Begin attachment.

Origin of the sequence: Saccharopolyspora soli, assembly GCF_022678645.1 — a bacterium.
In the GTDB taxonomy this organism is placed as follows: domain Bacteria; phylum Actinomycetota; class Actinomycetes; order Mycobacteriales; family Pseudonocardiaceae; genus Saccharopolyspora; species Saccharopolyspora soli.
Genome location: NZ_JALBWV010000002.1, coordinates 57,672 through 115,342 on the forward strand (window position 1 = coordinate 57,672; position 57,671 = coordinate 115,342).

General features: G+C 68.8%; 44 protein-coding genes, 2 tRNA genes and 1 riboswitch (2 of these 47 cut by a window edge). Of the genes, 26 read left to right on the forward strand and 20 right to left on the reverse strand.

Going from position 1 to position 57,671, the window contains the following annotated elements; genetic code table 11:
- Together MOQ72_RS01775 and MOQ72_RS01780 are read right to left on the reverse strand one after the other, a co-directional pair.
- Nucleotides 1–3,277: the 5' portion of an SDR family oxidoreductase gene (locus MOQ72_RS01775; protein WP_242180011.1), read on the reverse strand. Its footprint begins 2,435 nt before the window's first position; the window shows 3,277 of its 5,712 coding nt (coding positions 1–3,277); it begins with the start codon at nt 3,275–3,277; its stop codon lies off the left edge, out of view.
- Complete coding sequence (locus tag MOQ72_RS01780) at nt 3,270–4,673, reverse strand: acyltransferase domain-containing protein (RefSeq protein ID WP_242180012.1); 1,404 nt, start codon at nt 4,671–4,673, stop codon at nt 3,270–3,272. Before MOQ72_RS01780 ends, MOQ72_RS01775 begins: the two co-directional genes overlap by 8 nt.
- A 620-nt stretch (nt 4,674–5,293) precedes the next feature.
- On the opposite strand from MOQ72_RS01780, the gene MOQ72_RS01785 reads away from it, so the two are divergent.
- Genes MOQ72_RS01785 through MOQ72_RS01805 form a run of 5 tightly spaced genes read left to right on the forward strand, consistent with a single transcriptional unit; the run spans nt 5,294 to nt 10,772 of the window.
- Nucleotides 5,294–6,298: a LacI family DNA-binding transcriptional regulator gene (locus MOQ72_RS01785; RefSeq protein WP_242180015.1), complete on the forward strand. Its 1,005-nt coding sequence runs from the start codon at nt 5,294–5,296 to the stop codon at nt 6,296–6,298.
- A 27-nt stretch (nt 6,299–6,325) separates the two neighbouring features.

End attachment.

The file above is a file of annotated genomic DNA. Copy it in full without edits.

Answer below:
Origin of the sequence: Saccharopolyspora soli, assembly GCF_022678645.1 — a bacterium.
In the GTDB taxonomy this organism is placed as follows: domain Bacteria; phylum Actinomycetota; class Actinomycetes; order Mycobacteriales; family Pseudonocardiaceae; genus Saccharopolyspora; species Saccharopolyspora soli.
Genome location: NZ_JALBWV010000002.1, coordinates 57,672 through 115,342 on the forward strand (window position 1 = coordinate 57,672; position 57,671 = coordinate 115,342).

General features: G+C 68.8%; 44 protein-coding genes, 2 tRNA genes and 1 riboswitch (2 of these 47 cut by a window edge). Of the genes, 26 read left to right on the forward strand and 20 right to left on the reverse strand.

Going from position 1 to position 57,671, the window contains the following annotated elements; genetic code table 11:
- Together MOQ72_RS01775 and MOQ72_RS01780 are read right to left on the reverse strand one after the other, a co-directional pair.
- Nucleotides 1–3,277: the 5' portion of an SDR family oxidoreductase gene (locus MOQ72_RS01775; protein WP_242180011.1), read on the reverse strand. Its footprint begins 2,435 nt before the window's first position; the window shows 3,277 of its 5,712 coding nt (coding positions 1–3,277); it begins with the start codon at nt 3,275–3,277; its stop codon lies off the left edge, out of view.
- Complete coding sequence (locus tag MOQ72_RS01780) at nt 3,270–4,673, reverse strand: acyltransferase domain-containing protein (RefSeq protein ID WP_242180012.1); 1,404 nt, start codon at nt 4,671–4,673, stop codon at nt 3,270–3,272. Before MOQ72_RS01780 ends, MOQ72_RS01775 begins: the two co-directional genes overlap by 8 nt.
- A 620-nt stretch (nt 4,674–5,293) precedes the next feature.
- On the opposite strand from MOQ72_RS01780, the gene MOQ72_RS01785 reads away from it, so the two are divergent.
- Genes MOQ72_RS01785 through MOQ72_RS01805 form a run of 5 tightly spaced genes read left to right on the forward strand, consistent with a single transcriptional unit; the run spans nt 5,294 to nt 10,772 of the window.
- Nucleotides 5,294–6,298: a LacI family DNA-binding transcriptional regulator gene (locus MOQ72_RS01785; RefSeq protein WP_242180015.1), complete on the forward strand. Its 1,005-nt coding sequence runs from the start codon at nt 5,294–5,296 to the stop codon at nt 6,296–6,298.
- A 27-nt stretch (nt 6,299–6,325) separates the two neighbouring features.